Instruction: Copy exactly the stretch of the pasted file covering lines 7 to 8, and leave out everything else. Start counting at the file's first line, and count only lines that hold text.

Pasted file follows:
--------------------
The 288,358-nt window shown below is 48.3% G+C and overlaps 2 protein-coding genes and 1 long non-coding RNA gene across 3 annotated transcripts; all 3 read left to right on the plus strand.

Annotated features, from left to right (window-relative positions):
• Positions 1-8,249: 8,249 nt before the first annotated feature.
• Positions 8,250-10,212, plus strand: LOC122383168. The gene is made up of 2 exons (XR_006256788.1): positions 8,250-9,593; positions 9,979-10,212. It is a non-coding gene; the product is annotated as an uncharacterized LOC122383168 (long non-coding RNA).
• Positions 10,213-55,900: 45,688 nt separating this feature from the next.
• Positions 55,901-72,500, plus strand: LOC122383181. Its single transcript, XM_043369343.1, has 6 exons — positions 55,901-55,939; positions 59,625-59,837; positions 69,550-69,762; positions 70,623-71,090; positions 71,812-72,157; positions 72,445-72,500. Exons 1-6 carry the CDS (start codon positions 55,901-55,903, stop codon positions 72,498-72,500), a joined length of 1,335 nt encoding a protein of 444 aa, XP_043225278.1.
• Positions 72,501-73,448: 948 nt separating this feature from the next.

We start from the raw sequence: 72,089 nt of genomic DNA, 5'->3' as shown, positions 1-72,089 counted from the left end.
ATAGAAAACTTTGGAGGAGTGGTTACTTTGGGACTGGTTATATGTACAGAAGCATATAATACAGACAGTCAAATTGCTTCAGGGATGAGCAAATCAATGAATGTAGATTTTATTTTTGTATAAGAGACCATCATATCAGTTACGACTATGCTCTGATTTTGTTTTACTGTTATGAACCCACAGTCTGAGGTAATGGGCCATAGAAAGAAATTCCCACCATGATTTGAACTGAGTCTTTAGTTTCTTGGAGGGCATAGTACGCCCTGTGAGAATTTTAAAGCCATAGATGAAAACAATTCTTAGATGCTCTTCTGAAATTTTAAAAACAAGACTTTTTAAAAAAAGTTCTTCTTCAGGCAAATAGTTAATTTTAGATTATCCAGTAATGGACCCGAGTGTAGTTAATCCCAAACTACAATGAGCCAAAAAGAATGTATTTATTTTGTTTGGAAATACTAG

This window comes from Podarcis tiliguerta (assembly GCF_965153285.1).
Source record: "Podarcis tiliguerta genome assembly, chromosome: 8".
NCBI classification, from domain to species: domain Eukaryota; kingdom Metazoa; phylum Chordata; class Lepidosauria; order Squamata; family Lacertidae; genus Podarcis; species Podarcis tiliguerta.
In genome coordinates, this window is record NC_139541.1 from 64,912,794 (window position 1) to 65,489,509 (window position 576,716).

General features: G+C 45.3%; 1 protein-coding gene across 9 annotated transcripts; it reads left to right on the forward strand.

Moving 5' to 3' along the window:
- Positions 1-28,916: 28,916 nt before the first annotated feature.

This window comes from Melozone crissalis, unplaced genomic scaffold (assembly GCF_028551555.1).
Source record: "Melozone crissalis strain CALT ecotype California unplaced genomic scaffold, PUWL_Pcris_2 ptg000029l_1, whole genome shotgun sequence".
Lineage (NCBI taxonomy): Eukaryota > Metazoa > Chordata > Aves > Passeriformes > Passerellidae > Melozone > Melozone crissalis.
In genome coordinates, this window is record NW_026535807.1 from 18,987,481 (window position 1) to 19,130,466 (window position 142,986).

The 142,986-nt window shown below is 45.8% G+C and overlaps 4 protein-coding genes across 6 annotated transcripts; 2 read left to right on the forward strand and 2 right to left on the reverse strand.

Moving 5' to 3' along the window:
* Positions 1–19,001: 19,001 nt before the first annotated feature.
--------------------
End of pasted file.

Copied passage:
• Positions 72,501-73,448: 948 nt separating this feature from the next.

We start from the raw sequence: 72,089 nt of genomic DNA, 5'->3' as shown, positions 1-72,089 counted from the left end.